Finally, on the valuation front, I’m often asked about forward P/E.  I just don’t like it because the estimates are just that – they are based on Wall Street’s earnings estimates and those estimates are almost always revised lower.  Thirty-plus years in the business and all I can say is it may help Wall Street sell stocks, but it is not reliable and what you’ll see next is that what may look cheap is really not cheap.

Forward P/E and history:

  • Forward P/E, as of April 6, 2016, is estimated at 15.9
  • 15.9 might look like a better number than median P/E of 22.9 but that is not correct
  • Forward P/E should be compared to the forward P/E numbers from other points in time. Likewise, median P/E should only be compared to historical median P/E.
  • In the next chart, you can see the forward P/E (green dot, upper right) is higher than it was at the market peak in 2007. Then it peaked at 15 times earnings.
  • Also note: forward P/E reached 22 in March 2000 (frankly, I doubt we’ll see that extreme overvaluation again… at least in my lifetime. But hey, I could be wrong.  It’s a bad bet – I just don’t like the odds).
  • Finally, take a look at the percentage gains and losses over the last 20 years.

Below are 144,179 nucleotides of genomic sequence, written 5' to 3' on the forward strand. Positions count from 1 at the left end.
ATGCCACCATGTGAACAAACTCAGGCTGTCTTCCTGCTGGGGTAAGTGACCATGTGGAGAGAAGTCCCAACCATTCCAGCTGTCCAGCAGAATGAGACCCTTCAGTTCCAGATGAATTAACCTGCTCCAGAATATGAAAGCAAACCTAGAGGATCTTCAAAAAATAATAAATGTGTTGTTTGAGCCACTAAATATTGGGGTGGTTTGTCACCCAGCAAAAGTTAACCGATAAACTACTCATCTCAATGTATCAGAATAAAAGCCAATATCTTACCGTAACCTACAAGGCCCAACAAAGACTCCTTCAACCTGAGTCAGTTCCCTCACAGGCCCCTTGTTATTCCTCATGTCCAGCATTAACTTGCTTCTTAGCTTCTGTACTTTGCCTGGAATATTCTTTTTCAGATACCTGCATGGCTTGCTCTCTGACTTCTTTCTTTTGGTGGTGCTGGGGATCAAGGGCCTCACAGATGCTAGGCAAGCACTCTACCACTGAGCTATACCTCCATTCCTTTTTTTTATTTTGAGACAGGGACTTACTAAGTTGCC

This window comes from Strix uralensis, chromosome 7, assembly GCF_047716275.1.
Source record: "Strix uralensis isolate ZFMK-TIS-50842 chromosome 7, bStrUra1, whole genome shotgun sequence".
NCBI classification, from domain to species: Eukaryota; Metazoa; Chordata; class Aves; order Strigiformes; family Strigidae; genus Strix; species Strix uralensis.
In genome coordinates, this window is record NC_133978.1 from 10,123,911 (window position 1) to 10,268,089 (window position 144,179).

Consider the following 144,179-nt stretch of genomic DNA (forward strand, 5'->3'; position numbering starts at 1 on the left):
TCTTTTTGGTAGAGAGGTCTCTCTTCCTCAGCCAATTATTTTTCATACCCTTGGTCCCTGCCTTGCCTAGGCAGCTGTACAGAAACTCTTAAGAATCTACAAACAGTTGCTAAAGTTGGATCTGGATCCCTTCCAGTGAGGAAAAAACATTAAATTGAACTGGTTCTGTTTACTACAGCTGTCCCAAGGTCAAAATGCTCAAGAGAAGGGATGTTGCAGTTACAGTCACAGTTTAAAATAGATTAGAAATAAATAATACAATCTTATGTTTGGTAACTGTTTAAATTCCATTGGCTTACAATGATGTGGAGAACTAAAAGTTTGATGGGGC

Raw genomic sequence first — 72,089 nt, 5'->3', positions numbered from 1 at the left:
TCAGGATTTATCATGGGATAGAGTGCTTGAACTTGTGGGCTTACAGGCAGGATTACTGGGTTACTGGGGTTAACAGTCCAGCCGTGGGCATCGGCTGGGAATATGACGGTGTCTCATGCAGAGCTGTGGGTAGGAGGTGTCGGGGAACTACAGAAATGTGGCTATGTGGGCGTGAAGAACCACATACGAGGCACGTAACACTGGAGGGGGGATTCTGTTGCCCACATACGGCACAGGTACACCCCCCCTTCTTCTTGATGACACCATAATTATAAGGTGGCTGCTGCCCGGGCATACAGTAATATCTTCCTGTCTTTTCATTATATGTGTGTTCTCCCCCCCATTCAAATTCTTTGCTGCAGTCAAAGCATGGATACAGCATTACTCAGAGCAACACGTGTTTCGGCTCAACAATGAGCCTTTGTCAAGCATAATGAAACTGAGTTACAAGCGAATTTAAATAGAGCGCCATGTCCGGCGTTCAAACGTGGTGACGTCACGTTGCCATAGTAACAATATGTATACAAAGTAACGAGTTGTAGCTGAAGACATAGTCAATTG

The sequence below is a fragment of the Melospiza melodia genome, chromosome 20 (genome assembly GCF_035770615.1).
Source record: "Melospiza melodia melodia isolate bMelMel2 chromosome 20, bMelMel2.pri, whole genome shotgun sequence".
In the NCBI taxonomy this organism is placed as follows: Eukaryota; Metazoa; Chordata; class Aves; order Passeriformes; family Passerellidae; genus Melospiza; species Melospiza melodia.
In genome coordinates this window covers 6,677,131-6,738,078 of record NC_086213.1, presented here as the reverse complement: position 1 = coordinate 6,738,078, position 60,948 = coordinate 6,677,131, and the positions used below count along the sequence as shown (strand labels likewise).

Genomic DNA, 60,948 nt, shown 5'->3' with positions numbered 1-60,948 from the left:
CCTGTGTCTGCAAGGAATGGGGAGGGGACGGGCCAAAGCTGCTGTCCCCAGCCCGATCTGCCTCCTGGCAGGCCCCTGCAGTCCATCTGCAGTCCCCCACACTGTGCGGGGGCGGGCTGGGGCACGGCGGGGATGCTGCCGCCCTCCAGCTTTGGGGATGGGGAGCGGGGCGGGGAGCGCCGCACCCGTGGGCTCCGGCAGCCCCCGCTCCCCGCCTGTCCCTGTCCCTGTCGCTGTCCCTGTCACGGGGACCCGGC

High prices and declining profit margins (declining earnings) do not mix well for investors.

As you can see in the yellow highlighted section at the upper left of the next chart, the economy does not do as well when profit margins are declining.  In this way, think of equities as an important leading indicator.


Summing up the current state: Part of the problem is that corporate earnings peaked in the second quarter of 2015.  Another part is that debt financed equity buybacks have helped drive equity market prices higher.

Lower earnings and higher prices mean we get a higher P/E ratio – or expensive hamburgers!

As a quick side note, historically, recession typically starts five to seven quarters after the peak.  Keep that one top of your mind, though there is no sign of a U.S. recession right now.  Let’s look at several “recession watch” indicators next week.